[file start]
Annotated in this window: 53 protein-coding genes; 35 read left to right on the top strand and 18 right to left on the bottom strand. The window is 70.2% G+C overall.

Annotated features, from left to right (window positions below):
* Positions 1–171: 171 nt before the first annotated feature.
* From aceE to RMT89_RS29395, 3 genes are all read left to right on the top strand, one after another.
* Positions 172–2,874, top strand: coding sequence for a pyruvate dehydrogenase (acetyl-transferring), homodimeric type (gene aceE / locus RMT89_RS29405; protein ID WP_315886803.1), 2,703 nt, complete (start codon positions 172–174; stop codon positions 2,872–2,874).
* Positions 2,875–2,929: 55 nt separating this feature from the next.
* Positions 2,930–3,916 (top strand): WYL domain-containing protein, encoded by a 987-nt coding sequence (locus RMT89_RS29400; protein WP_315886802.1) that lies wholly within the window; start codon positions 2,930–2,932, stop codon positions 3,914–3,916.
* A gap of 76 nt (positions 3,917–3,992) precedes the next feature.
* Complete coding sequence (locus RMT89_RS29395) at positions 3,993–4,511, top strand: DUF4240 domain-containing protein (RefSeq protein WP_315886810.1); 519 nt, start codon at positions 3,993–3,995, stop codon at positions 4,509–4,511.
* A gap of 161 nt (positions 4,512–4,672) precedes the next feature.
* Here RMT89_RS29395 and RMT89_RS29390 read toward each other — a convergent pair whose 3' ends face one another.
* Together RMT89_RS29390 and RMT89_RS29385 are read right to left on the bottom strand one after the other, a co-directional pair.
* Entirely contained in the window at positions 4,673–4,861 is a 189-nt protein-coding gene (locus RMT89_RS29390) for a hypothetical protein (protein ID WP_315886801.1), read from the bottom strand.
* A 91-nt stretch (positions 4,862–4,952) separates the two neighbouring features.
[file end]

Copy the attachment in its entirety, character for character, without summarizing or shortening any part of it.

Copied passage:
Annotated in this window: 53 protein-coding genes; 35 read left to right on the top strand and 18 right to left on the bottom strand. The window is 70.2% G+C overall.

Annotated features, from left to right (window positions below):
* Positions 1–171: 171 nt before the first annotated feature.
* From aceE to RMT89_RS29395, 3 genes are all read left to right on the top strand, one after another.
* Positions 172–2,874, top strand: coding sequence for a pyruvate dehydrogenase (acetyl-transferring), homodimeric type (gene aceE / locus RMT89_RS29405; protein ID WP_315886803.1), 2,703 nt, complete (start codon positions 172–174; stop codon positions 2,872–2,874).
* Positions 2,875–2,929: 55 nt separating this feature from the next.
* Positions 2,930–3,916 (top strand): WYL domain-containing protein, encoded by a 987-nt coding sequence (locus RMT89_RS29400; protein WP_315886802.1) that lies wholly within the window; start codon positions 2,930–2,932, stop codon positions 3,914–3,916.
* A gap of 76 nt (positions 3,917–3,992) precedes the next feature.
* Complete coding sequence (locus RMT89_RS29395) at positions 3,993–4,511, top strand: DUF4240 domain-containing protein (RefSeq protein WP_315886810.1); 519 nt, start codon at positions 3,993–3,995, stop codon at positions 4,509–4,511.
* A gap of 161 nt (positions 4,512–4,672) precedes the next feature.
* Here RMT89_RS29395 and RMT89_RS29390 read toward each other — a convergent pair whose 3' ends face one another.
* Together RMT89_RS29390 and RMT89_RS29385 are read right to left on the bottom strand one after the other, a co-directional pair.
* Entirely contained in the window at positions 4,673–4,861 is a 189-nt protein-coding gene (locus RMT89_RS29390) for a hypothetical protein (protein ID WP_315886801.1), read from the bottom strand.
* A 91-nt stretch (positions 4,862–4,952) separates the two neighbouring features.